Aasha Shaik has been fighting for the rights of women and girls since she was a teenager. At 15, the United Nations Association student member lent her voice to the United Nations’ Working Group on Girls. During negotiations shaping the ambitious global Sustainable Development Goals (SDGs), Aasha pushed for more inclusive language to enshrine girls’ rights.
“A phrase that was repeated a lot at the UN, especially at the time of the SDGs, was ‘Leaving no one behind,’” she said. “If we are going to be serious about leaving no one behind, intersectionality has to be our focus. Among people who face multiple forms of marginalization, girls who are young and women more often are left behind.”
Since her earliest days advocating for girls, Aasha has evolved into an on-campus voting rights activist, and was selected as the sole American member of the UN Women’s Beijing+25 Youth Taskforce.
“That work at the UN was the first time I was really exposed to the distinction between women’s rights and girls’ rights,” she said, “and how the youth factor impacts our disenfranchisement,” Aasha said.
At Rutgers University, Aasha was deeply involved in increasing youth political participation through voter registration efforts. As a student coordinator for the RU Voting campaign, she organized and hosted voter registration drives, provided students information about candidates, and arranged shuttle transportation to polling places. In some instances, she encountered skepticism from fellow students, questioning why voting matters. And in New Jersey, the lack of online voter registration at the time was a major barrier to young people taking part in elections. Yet Aasha was able to register more than 500 voters, reach more than 2,500 students through social media initiatives, and help boost student voting rates by nearly one-third.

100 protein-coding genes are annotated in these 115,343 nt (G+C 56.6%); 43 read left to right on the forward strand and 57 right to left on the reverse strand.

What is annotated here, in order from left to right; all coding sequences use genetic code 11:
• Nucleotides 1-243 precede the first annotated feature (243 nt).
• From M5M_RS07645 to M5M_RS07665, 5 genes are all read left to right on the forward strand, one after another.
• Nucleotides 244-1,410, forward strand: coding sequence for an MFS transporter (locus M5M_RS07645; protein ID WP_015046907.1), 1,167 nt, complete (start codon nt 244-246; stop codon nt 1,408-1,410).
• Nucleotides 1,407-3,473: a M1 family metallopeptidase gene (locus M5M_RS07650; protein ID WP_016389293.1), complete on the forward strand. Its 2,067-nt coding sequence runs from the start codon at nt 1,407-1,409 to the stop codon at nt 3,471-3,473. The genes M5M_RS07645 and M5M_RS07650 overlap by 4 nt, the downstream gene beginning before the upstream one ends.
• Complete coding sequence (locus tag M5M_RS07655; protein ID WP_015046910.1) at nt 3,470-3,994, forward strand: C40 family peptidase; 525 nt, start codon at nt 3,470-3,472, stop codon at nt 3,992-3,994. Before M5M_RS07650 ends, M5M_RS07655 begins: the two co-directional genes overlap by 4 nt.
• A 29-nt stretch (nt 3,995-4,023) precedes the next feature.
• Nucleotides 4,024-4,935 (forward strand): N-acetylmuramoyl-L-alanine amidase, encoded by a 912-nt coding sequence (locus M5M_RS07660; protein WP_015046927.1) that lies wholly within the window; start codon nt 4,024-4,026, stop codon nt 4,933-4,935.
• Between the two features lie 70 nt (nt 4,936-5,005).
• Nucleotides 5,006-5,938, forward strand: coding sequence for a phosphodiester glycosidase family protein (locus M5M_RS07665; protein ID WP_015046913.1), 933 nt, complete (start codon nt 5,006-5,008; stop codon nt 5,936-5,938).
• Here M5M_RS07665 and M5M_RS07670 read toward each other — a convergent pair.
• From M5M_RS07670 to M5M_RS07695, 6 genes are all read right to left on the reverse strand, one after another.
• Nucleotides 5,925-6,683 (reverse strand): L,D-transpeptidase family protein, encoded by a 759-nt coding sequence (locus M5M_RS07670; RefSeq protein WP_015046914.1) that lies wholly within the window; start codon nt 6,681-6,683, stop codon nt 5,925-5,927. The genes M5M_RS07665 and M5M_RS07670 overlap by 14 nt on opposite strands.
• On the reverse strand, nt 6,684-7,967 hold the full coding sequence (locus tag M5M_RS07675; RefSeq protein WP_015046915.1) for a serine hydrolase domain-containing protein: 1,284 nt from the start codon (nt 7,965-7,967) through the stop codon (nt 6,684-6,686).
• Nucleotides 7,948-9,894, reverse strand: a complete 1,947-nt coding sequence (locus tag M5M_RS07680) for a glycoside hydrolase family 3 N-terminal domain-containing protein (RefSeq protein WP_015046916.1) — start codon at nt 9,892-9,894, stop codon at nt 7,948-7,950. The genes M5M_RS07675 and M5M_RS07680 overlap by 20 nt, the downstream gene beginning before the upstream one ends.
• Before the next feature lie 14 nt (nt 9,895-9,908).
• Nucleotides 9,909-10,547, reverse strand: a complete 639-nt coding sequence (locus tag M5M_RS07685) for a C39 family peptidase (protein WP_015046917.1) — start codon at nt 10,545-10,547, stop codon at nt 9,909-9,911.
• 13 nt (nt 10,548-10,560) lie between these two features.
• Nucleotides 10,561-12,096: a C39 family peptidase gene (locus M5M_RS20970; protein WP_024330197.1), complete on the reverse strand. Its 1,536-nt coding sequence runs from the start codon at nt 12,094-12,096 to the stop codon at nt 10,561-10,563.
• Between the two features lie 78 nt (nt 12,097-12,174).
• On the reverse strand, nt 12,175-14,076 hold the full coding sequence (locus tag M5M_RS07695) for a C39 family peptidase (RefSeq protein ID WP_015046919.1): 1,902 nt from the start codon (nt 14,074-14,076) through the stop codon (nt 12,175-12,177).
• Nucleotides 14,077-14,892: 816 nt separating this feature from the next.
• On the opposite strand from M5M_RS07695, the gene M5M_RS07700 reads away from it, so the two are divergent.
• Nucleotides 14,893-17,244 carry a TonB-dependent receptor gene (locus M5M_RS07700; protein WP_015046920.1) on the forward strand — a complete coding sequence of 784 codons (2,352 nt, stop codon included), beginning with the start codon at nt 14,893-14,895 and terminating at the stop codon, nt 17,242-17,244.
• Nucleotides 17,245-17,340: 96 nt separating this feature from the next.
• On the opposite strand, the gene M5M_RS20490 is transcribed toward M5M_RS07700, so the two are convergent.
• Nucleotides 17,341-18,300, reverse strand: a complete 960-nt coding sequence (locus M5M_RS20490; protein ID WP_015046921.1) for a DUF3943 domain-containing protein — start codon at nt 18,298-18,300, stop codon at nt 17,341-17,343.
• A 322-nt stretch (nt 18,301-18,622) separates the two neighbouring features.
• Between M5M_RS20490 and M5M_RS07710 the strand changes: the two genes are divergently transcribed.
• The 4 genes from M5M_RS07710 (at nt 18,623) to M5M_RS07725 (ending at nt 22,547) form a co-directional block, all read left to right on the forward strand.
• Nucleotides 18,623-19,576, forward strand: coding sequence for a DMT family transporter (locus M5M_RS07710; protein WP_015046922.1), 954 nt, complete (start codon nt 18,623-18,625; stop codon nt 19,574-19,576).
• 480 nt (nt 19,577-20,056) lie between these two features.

“That was incredibly rewarding and amazing to see,” she said. Beyond campus, Aasha is encouraged by what she views as growing engagement of people passionate about racial justice and gender equality: “Young people as a voting bloc will be absolutely critical in November.”
She considers the centennial of the ratification of the 19th Amendment, which granted American women the right to vote, both a moment to commemorate as well as an opportunity for more sober focus on the persistent disenfranchisement of women of color and ongoing struggle for voter rights. In spite of the constitutional right to vote, she cites voting restrictions on incarcerated individuals, voter ID laws, analog-only voter registration, and confusion around mail-in ballots as voting challenges—heightened by the Covid-19 pandemic—that disproportionately impact marginalized communities.
The historical milestone is “a moment to celebrate,” said Aasha, who is headed to Yale Law School in the fall. “At the same time, it’s also a time for reflection on what chains there still are, no matter how masked they might be, and continuing to fight to break out of those.”